January 1999

After-Tax Income of
RESPs and Alternatives

© Talbot Stevens

October's Strategy Sheet introduced how the new government grants of up to $400 a year now make RESPs much more attractive.

As my new analysis has emphasized, after-tax income is all that matters for income-based goals like retirement and education.

Before we automatically jump to the conclusion that the new grant of up to $400 per year makes RESPs the best strategy for saving towards an education, shouldn't we accurately analyze the after-tax income merits of RESPs and the alternatives?

Focusing on after-tax income is especially relevant because the “In Trust For” (ITF) approach of investing for capital gains in the child's name can result in almost all of the withdrawals coming out tax-free. With an RESP, the contributions are recovered tax-free, while all of the growth is taxable as income in the child's name.

Conceptually, it might be possible that the benefit of getting almost all of the ITF funds out tax-free is more valuable than getting a 20% government grant on the first $2,000 of RESP contributions, especially if the student's income is high enough.

The key to comparing after-tax income merits is determining what portion, if any, of the education savings will face tax in the student's name.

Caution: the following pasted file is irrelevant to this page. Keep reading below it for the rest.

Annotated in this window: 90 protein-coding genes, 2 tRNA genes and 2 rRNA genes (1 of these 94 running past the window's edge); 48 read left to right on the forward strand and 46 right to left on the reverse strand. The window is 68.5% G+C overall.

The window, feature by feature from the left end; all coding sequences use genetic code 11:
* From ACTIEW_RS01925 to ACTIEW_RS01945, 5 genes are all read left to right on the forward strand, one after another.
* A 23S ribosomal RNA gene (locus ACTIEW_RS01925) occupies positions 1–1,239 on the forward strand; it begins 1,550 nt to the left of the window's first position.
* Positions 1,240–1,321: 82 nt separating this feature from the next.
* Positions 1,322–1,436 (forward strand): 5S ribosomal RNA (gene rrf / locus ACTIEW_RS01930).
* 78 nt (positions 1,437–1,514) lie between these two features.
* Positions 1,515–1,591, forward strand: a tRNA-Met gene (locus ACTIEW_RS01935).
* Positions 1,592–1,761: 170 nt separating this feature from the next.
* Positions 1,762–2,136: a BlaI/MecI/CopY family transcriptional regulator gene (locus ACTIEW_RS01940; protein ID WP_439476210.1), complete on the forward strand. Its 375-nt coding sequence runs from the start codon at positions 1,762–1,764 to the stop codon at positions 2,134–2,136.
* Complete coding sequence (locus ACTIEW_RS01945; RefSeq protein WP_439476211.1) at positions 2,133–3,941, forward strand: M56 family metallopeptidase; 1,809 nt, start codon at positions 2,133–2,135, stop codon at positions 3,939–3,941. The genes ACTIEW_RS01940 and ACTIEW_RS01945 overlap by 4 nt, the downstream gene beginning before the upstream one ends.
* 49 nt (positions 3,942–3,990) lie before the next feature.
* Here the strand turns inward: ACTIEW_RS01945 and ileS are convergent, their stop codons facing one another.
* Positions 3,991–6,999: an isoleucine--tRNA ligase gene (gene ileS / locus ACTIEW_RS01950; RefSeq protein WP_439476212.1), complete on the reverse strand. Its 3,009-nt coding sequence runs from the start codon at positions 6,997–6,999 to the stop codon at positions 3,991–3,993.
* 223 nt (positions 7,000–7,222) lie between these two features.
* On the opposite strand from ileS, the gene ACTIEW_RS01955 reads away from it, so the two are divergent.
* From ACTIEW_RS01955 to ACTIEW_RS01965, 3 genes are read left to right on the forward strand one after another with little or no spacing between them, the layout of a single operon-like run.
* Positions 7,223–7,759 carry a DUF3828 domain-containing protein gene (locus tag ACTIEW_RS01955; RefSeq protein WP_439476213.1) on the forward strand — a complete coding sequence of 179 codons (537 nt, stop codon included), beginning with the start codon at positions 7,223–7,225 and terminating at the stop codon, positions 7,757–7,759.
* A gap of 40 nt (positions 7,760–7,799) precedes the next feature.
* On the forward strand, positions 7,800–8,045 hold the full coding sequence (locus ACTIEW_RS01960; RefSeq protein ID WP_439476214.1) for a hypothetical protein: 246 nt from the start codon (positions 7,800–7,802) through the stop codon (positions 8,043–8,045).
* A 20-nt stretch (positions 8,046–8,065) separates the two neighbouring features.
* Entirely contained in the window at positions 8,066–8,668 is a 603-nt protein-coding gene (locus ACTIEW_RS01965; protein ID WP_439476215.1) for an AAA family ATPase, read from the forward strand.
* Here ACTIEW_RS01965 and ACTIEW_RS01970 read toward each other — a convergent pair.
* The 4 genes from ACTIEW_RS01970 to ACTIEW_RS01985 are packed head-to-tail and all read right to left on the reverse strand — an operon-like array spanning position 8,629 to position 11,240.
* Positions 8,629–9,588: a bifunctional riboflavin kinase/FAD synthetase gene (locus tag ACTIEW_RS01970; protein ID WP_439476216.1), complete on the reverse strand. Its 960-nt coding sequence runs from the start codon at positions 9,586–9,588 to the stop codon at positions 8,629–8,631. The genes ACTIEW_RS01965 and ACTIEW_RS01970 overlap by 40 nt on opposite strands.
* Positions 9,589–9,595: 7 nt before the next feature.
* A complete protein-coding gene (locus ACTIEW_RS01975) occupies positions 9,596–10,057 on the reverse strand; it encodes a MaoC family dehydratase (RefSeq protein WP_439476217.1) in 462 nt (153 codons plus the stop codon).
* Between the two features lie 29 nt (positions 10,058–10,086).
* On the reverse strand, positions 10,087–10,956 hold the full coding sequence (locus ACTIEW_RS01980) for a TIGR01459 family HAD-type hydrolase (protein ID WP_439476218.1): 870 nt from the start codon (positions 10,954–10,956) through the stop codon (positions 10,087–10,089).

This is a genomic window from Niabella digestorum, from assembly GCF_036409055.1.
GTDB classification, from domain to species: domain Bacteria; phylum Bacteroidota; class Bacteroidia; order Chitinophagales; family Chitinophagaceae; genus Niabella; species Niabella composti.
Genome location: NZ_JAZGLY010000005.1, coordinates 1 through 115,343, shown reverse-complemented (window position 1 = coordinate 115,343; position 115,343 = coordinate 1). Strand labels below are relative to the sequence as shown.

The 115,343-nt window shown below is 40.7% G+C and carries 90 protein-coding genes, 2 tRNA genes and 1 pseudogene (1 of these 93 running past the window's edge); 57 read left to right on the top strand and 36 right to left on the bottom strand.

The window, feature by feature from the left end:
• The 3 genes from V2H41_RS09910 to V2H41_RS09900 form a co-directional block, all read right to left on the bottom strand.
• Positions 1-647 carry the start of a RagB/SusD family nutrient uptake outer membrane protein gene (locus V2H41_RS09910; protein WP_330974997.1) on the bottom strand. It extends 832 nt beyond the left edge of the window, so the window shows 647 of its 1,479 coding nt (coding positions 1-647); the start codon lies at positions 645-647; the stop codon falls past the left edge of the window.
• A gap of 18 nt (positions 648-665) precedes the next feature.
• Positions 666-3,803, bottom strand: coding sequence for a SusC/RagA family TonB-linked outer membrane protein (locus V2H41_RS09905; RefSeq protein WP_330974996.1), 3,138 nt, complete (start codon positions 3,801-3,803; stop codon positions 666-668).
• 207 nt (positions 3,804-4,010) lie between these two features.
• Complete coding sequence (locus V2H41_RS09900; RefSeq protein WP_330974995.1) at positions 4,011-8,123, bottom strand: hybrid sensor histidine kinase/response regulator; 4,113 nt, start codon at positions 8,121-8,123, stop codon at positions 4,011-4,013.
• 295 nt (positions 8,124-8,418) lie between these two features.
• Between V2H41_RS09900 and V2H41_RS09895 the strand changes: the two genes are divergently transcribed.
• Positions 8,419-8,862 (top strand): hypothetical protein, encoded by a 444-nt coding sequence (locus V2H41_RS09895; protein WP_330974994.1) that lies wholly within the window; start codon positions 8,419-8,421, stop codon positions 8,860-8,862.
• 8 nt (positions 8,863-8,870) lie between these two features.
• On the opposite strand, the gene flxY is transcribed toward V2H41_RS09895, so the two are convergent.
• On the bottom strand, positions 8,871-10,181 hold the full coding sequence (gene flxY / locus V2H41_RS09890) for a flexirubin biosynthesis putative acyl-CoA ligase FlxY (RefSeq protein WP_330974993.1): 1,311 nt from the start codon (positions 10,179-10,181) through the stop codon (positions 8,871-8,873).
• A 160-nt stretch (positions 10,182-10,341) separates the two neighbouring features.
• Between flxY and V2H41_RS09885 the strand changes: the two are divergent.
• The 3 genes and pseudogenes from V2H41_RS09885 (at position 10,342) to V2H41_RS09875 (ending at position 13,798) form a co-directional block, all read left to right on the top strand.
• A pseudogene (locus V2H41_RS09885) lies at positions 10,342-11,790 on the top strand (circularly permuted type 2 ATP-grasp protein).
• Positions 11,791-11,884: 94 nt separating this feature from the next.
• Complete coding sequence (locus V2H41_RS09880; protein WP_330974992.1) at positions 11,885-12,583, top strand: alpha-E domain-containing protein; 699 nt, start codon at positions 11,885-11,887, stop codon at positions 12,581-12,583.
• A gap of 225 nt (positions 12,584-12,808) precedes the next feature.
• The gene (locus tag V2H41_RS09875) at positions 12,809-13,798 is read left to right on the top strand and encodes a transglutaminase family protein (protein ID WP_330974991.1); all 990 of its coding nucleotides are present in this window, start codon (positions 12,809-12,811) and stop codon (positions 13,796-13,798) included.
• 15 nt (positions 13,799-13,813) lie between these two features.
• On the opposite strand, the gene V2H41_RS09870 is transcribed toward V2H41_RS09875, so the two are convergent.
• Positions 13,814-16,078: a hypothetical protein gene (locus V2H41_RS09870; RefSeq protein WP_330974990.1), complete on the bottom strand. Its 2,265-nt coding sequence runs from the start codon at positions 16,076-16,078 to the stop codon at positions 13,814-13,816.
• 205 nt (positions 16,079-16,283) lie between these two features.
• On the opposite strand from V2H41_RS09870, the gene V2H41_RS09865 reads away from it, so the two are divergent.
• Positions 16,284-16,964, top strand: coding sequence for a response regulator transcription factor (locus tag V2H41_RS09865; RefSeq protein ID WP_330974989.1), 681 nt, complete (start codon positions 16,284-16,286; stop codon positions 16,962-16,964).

In 1998, the average tuition for an undergraduate arts program was $3,200. Beyond the tuition credit and the $7,000 basic tax exemption, a student can also claim an education amount of about $1,200.

These three deductions mean that a student in 1998 could earn $11,400 before paying any income tax.

Tuitions have increased an average of 11% in the Nineties and 6.5% in the Eighties. I have projected annual increases of 7% to determine the tax-free amount a student can earn in the future.

The basic strategies for saving for an education include RESPs, an ITF approach where the parent invests in equity funds “In Trust For” the child, or parents could invest in their own name.

Let's evaluate the after-tax income (ATI) that each strategy can produce in the student's name over a four-year period.

The first case is for a teenager that is 5 years from school. The student will earn a modest $5,000 of other income 5 years from now, not including the investment income. The parents will invest $2,000 a year and expect to get 10% returns in equity funds.

$2,000/yr, 5yrs, 10% Equities, $5,000 Income
Strategy 4-yr ATI %change
RESP w. grant 4,620 ---
Old RESP 3,850 -17%
ITF (worst) 3,850 -17%
ITF (best) 3,850 -17%
Parents (40% tax) 3,440 -26%

Discussion of this, and another case where the ITF approach is better than even RESPs with the new grants, will continue with next month's Strategy Sheet.

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